With the UK increasingly eager to be known as a global centre for education technology – otherwise known as EdTech – the sector has seen something of a boom in recent months.
It’s no wonder companies are so keen to get in on this burgeoning market, the exponential growth of mobile and innovative technology has a wide range of implications for the education sector, allowing students and teachers to interact with materials in new and exciting ways.
From the mobile device innovations from the likes of Samsung and Apple, to the smart and hybrid watches offered by everyone from FitBit to Diesel watches, there is a dizzying array of potential applications for the EdTech industry, and that’s before you even get into the integration of AR and VR technologies.
With so many companies exploding into the EdTech sector, we decided to take a look at three you should definitely keep your eye on in the coming months:
Technology Will Save Us
Based in Hackney, London, this EdTech startup creates toys that children can build and code at home, creating an interesting blend of software and hardware skills for young people. Kids can build speakers, synthesisers and even a games consoles, and in a funding round at the end of 2015 raised £1.2m in seed funding.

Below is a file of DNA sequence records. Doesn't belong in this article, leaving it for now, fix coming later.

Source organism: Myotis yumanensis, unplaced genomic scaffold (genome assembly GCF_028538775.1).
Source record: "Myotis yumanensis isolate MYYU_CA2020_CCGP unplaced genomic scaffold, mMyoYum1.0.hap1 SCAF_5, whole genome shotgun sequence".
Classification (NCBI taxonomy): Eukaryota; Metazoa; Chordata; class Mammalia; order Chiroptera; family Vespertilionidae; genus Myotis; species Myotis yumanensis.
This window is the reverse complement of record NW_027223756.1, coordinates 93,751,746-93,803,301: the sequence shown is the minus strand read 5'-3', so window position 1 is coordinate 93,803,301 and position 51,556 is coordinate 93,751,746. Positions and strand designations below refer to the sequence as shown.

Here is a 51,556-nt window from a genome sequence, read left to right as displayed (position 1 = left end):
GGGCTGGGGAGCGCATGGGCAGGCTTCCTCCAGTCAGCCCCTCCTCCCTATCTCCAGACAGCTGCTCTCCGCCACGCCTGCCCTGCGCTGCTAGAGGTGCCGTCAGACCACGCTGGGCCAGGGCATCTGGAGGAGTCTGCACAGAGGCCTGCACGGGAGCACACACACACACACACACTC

Another London-based startup, this innovative portal integrates with existing systems at schools to bring emails, learning environments and education-based applications into a single place. It allows teachers to give homework and feedback, lets students submit their work and allows parents to log on and track their children’s progression. So far, the portal is implemented in 300 schools across the UK, and has got this far without any venture capital whatsoever. Definitely one to watch!
Completing the trio of companies operating out of London, this unique EdTech startup provides a bespoke platform for children to publish their writing, offering them a global audience for their output. According to their own promotional materials, Pobble is currently used in 100 countries and boasts over 30,000 pieces of writing published to their platform by children. The brand raised £900,000 in a funding round at the beginning of 2016, and before then managed to raise £170,000 on the crowdfunding site CrowdCube.